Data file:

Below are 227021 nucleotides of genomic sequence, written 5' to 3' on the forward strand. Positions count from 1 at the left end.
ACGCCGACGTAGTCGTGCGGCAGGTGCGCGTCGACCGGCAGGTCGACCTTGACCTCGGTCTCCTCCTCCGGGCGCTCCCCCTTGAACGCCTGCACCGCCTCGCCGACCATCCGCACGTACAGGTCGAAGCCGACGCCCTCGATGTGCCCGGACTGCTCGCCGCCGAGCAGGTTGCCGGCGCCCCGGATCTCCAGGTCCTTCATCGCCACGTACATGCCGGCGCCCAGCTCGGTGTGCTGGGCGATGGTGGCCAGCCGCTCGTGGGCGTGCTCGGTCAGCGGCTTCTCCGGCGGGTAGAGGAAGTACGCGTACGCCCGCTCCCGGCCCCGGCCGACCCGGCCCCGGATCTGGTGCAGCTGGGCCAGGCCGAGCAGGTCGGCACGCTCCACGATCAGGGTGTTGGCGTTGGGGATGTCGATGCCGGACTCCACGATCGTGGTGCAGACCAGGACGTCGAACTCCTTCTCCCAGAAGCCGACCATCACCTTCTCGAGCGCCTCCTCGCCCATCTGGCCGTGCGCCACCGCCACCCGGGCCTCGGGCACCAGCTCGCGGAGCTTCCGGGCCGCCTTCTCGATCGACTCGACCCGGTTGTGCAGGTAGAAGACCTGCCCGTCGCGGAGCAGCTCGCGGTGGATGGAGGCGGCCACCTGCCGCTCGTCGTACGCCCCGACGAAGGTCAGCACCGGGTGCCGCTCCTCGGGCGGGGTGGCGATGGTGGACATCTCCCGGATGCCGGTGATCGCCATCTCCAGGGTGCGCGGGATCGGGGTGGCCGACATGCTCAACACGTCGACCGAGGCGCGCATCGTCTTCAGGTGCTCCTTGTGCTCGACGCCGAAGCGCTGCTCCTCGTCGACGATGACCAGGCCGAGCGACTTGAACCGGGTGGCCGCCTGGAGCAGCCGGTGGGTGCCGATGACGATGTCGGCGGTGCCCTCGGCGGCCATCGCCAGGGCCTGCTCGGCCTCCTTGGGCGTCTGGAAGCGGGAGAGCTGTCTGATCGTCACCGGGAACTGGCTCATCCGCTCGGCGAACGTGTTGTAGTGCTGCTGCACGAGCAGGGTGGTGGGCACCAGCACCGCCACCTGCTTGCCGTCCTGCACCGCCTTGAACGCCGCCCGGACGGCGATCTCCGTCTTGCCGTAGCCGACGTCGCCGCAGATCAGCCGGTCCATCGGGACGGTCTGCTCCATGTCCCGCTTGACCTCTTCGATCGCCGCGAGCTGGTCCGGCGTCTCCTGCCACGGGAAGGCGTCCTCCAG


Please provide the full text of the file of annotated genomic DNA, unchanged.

Below are 227021 nucleotides of genomic sequence, written 5' to 3' on the forward strand. Positions count from 1 at the left end.
ACGCCGACGTAGTCGTGCGGCAGGTGCGCGTCGACCGGCAGGTCGACCTTGACCTCGGTCTCCTCCTCCGGGCGCTCCCCCTTGAACGCCTGCACCGCCTCGCCGACCATCCGCACGTACAGGTCGAAGCCGACGCCCTCGATGTGCCCGGACTGCTCGCCGCCGAGCAGGTTGCCGGCGCCCCGGATCTCCAGGTCCTTCATCGCCACGTACATGCCGGCGCCCAGCTCGGTGTGCTGGGCGATGGTGGCCAGCCGCTCGTGGGCGTGCTCGGTCAGCGGCTTCTCCGGCGGGTAGAGGAAGTACGCGTACGCCCGCTCCCGGCCCCGGCCGACCCGGCCCCGGATCTGGTGCAGCTGGGCCAGGCCGAGCAGGTCGGCACGCTCCACGATCAGGGTGTTGGCGTTGGGGATGTCGATGCCGGACTCCACGATCGTGGTGCAGACCAGGACGTCGAACTCCTTCTCCCAGAAGCCGACCATCACCTTCTCGAGCGCCTCCTCGCCCATCTGGCCGTGCGCCACCGCCACCCGGGCCTCGGGCACCAGCTCGCGGAGCTTCCGGGCCGCCTTCTCGATCGACTCGACCCGGTTGTGCAGGTAGAAGACCTGCCCGTCGCGGAGCAGCTCGCGGTGGATGGAGGCGGCCACCTGCCGCTCGTCGTACGCCCCGACGAAGGTCAGCACCGGGTGCCGCTCCTCGGGCGGGGTGGCGATGGTGGACATCTCCCGGATGCCGGTGATCGCCATCTCCAGGGTGCGCGGGATCGGGGTGGCCGACATGCTCAACACGTCGACCGAGGCGCGCATCGTCTTCAGGTGCTCCTTGTGCTCGACGCCGAAGCGCTGCTCCTCGTCGACGATGACCAGGCCGAGCGACTTGAACCGGGTGGCCGCCTGGAGCAGCCGGTGGGTGCCGATGACGATGTCGGCGGTGCCCTCGGCGGCCATCGCCAGGGCCTGCTCGGCCTCCTTGGGCGTCTGGAAGCGGGAGAGCTGTCTGATCGTCACCGGGAACTGGCTCATCCGCTCGGCGAACGTGTTGTAGTGCTGCTGCACGAGCAGGGTGGTGGGCACCAGCACCGCCACCTGCTTGCCGTCCTGCACCGCCTTGAACGCCGCCCGGACGGCGATCTCCGTCTTGCCGTAGCCGACGTCGCCGCAGATCAGCCGGTCCATCGGGACGGTCTGCTCCATGTCCCGCTTGACCTCTTCGATCGCCGCGAGCTGGTCCGGCGTCTCCTGCCACGGGAAGGCGTCCTCCAG